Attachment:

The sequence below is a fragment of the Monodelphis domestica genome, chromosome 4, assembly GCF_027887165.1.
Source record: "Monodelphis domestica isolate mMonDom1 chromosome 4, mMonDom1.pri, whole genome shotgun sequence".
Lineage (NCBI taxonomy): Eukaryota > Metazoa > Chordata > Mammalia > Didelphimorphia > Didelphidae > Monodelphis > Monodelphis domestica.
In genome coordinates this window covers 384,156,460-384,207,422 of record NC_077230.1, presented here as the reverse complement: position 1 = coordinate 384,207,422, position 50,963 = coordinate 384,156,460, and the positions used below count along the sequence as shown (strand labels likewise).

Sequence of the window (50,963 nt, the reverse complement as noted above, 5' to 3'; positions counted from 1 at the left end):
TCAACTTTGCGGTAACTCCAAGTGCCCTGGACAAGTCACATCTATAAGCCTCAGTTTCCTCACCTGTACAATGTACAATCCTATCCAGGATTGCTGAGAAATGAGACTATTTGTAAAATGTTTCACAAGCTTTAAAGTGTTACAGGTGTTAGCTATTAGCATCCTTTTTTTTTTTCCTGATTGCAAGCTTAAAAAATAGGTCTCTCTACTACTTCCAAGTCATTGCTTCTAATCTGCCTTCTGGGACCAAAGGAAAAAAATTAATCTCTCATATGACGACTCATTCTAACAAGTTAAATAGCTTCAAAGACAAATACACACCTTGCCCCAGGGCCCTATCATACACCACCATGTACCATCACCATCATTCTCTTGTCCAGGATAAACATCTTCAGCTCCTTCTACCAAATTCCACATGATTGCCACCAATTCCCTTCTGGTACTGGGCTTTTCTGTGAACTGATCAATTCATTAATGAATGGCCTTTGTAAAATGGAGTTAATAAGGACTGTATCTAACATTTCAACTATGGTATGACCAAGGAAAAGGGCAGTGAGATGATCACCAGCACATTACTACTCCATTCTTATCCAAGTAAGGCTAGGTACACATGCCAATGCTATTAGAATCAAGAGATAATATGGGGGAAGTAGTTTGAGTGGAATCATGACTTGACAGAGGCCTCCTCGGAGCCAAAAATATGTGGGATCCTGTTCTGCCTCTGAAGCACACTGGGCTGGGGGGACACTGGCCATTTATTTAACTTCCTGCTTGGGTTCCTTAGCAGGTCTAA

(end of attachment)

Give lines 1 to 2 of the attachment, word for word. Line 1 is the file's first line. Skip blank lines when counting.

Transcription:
The sequence below is a fragment of the Monodelphis domestica genome, chromosome 4, assembly GCF_027887165.1.
Source record: "Monodelphis domestica isolate mMonDom1 chromosome 4, mMonDom1.pri, whole genome shotgun sequence".